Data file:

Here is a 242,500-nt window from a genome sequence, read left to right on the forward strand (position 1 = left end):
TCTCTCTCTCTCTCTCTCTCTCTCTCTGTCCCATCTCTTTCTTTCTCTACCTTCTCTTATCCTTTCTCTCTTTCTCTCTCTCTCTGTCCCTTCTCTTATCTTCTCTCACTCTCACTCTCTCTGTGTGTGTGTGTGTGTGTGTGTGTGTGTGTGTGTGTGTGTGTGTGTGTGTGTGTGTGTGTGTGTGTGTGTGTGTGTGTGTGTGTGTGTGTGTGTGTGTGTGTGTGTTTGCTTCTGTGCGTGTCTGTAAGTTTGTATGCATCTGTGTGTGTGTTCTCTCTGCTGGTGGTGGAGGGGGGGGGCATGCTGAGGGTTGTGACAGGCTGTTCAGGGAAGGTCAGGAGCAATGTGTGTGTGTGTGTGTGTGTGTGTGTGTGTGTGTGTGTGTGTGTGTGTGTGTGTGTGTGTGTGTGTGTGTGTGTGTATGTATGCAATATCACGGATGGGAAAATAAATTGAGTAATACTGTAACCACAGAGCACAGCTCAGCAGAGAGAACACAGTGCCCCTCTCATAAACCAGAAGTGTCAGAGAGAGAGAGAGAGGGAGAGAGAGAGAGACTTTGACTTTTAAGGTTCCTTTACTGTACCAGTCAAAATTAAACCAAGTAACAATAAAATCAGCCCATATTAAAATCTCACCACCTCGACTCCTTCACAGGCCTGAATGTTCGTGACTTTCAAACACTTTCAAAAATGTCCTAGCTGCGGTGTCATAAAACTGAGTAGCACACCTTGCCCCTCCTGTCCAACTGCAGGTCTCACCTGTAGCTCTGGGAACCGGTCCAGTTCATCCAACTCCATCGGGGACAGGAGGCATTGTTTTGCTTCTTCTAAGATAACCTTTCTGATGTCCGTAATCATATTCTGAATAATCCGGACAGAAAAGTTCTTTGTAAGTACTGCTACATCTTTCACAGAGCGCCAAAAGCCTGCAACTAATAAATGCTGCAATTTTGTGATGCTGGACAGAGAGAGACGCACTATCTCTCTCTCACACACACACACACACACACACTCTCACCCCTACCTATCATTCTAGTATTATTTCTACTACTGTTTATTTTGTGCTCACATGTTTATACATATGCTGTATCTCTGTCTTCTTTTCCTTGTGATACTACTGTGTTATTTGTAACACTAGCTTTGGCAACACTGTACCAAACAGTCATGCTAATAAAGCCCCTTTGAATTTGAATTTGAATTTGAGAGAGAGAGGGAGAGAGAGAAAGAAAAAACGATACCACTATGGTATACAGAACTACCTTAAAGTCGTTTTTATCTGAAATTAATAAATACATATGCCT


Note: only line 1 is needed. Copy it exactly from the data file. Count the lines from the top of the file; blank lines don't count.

Here is a 242,500-nt window from a genome sequence, read left to right on the forward strand (position 1 = left end):